The George Tanner Library, Parliamentary Counsel Office, New Zealand
by Anand Kochunny, MLIS
Named after a former Chief Parliamentary Counsel, the George Tanner Library serves the needs of staff at the Parliamentary Counsel Office (aka PCO). With less than 100 members of staff — of whom around 35 are counsel — the PCO is a relatively small organisation in a relatively small country. Our size can also work to our advantage, as this article will show.
As stated on our website, “The Parliamentary Counsel Office (PCO) is New Zealand's law drafting office. It is responsible for:
drafting New Zealand Government Bills (except Inland Revenue Bills) and Legislative Instruments
publishing all New Zealand Bills, Acts, and Legislative Instruments, both in hard copy and online on the New Zealand Legislation website”
While the collection is oriented mainly towards the needs of drafters, the library embraces the keen interest that PCO staff have towards sports, both indoor and outdoor. As the pictures above show, we make space to showcase the achievements of our sports teams — just as we use spare space to accommodate a modest collection of board games. Needless to say, the PCO prides itself on its staff welfare policies and on being a family-friendly organisation.
A Potted History of the Library
Rumour has it that the origins of the library lay in the passion another former Chief Parliamentary Counsel possessed for collecting books and reports that came his way. Loath to relinquish the collection that he had built, it was decided that this collection would form the basis of a library for the PCO. Over time, the collection grew, was organised by librarians who came, contributed to the development of the library and went, was initially housed in a room, and then moved to a central location on one of the two refurbished floors that the PCO now occupies. The PCO Librarian’s role is a sole-charge position, and I’m informed that I’m the fourth Librarian to manage the PCO Library. I do have a student assistant who works part-time, and is the best gift that my predecessor could have left for me — particularly during my early days!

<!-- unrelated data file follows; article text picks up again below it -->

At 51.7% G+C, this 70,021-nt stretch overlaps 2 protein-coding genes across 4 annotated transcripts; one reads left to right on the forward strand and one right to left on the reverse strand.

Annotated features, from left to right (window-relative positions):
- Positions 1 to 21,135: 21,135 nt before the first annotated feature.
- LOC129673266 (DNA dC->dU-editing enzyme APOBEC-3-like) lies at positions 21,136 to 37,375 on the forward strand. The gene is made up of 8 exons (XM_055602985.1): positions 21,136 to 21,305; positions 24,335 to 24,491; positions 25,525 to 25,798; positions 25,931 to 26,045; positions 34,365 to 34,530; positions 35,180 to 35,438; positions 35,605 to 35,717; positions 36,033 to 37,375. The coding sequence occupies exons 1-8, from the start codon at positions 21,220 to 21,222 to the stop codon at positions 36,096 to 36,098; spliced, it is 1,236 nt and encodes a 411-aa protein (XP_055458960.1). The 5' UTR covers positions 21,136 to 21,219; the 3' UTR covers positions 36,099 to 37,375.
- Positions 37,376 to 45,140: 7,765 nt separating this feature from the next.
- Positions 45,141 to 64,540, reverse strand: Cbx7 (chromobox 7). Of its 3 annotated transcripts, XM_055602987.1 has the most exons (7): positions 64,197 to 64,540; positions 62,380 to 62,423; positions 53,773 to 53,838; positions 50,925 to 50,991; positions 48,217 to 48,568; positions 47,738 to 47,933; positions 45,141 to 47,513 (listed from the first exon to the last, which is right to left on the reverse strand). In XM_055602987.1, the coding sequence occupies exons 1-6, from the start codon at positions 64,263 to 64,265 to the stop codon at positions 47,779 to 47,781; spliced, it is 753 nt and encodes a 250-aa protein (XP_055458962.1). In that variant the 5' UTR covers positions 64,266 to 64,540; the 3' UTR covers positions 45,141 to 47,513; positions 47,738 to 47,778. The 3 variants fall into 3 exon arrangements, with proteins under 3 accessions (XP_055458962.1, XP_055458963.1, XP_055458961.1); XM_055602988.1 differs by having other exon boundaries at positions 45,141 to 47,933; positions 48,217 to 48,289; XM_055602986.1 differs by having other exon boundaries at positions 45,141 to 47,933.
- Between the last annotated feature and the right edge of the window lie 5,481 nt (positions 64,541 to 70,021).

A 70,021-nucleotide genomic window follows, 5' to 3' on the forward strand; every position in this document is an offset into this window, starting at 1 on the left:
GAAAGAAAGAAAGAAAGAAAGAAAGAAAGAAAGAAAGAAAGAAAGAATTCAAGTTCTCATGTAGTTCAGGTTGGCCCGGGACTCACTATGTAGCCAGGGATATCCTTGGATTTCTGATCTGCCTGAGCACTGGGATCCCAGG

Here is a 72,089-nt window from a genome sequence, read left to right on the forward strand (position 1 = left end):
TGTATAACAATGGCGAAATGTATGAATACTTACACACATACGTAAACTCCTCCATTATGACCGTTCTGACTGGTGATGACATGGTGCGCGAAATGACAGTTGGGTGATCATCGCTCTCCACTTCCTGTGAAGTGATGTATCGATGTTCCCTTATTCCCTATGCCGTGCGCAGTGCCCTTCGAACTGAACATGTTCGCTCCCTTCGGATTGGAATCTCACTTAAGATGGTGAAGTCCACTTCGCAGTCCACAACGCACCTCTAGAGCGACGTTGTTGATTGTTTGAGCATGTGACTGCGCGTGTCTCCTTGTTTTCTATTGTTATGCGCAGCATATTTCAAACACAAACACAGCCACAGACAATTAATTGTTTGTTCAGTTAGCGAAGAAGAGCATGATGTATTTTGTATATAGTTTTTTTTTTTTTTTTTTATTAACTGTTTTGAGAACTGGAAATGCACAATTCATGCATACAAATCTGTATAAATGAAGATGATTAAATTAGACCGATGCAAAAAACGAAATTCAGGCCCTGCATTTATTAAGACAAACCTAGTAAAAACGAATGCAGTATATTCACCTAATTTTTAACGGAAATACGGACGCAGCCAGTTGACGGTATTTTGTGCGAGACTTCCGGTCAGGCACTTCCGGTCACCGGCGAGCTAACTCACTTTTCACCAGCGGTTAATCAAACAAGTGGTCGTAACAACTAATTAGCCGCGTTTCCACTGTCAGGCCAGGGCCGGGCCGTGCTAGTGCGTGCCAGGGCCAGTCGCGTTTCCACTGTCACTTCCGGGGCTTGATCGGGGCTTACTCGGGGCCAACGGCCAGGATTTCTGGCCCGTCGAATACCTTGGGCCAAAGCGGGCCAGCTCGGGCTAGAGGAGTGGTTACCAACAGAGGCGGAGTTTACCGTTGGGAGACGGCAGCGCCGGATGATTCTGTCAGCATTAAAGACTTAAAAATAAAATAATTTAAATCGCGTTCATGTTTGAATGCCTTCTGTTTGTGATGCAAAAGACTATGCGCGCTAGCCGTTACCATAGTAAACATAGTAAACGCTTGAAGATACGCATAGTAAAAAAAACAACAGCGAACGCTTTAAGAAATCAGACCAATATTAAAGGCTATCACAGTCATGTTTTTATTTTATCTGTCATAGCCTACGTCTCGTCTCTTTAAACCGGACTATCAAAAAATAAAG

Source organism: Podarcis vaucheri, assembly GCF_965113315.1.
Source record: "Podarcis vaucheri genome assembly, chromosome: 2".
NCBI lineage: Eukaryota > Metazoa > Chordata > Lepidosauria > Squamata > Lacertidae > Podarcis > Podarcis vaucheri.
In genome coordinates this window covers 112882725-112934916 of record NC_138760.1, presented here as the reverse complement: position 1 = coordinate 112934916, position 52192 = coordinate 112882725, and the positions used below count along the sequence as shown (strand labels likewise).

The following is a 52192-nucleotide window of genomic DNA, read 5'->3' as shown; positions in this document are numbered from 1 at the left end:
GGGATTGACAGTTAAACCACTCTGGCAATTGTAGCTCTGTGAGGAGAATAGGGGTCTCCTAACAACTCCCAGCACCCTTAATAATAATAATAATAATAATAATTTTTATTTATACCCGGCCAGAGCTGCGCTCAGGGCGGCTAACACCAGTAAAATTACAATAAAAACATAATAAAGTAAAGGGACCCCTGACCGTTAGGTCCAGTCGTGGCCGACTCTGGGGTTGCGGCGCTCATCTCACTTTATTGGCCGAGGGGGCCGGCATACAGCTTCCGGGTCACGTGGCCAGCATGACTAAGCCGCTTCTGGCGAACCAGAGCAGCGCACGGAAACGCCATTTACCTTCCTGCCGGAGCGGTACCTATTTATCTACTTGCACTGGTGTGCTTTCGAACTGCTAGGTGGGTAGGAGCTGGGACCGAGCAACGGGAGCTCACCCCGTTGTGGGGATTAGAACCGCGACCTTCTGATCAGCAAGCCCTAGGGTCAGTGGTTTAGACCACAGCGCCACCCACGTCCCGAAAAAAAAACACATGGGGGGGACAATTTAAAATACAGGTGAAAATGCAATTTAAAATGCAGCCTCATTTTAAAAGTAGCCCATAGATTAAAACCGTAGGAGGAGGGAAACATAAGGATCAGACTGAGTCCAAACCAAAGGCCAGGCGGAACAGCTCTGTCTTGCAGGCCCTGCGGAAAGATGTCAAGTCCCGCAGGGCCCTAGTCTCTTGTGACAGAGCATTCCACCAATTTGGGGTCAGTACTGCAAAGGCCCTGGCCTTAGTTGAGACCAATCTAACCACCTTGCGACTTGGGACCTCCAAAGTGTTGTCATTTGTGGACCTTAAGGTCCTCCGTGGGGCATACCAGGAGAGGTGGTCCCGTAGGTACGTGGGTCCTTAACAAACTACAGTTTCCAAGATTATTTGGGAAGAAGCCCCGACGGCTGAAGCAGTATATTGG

A Brief Tour of the Collections
Given that the PCO is primarily responsible for drafting legislation for New Zealand, the pride of our collection is our Bills books — beautifully bound sets of successive versions of bills as they have progressed through Parliament before being accorded statutory status. The contents of these Bills books have been digitised and the books themselves have been relegated to semi-retirement status in an offsite storage facility, awaiting recall when required. Indeed, with the consequent decrease in space for the library collection as a result of being moved out of a dedicated room, a significant part of the collection that was historical and less used has been packed into boxes and sent to the offsite storage facility.
The rest of the collection has been dispersed across the two floors that we now occupy, with our Lundia shelving system holding our collection of Reference books, the Lending collection, the Reports collection and the Journals collection …
… while our collection of New Zealand Gazettes (1860 - 2014) is housed across the passage from the Lundia shelving system. Note the red bars, which are designed to prevent the books from toppling over during an earthquake. Since New Zealand lies on the boundary between the Australian Plate and the Pacific Plate, we experience earthquakes fairly regularly; however, most are rather small (as earthquakes go) and don’t bother us. That said, New Zealand is also referred to as the Shaky Isles — and with good reason!
Meanwhile, our twin collections of New Zealand Statutes and New Zealand Regulations (see below) are housed in bookshelves that line the passages on both floors. As we publish New Zealand statutes and regulations on a purpose-built website, the print editions come in handy for historical research.
Our collection of New Zealand Statutes comprises various series of the statutes, such as:
Statutes of New Zealand, 1842 - 1892
New Zealand Consolidated Statutes, 1908
New Zealand Statutes Reprint, 1908 - 1957
Reprinted Statutes of New Zealand
Loose Reprinted Statutes of New Zealand
New Zealand Statutes, 1854 – 2014
In comparison, our collection of Regulations seems more orderly, with a single series running from 1936 – 2014.
One of the more interesting items in our collection is a volume that includes the New Zealand Company’s Act of 1846, along with the New Zealand Constitution Act of 1852. Both of these documents are preceded by the Letters Patent of 1842, a part of which is reproduced below: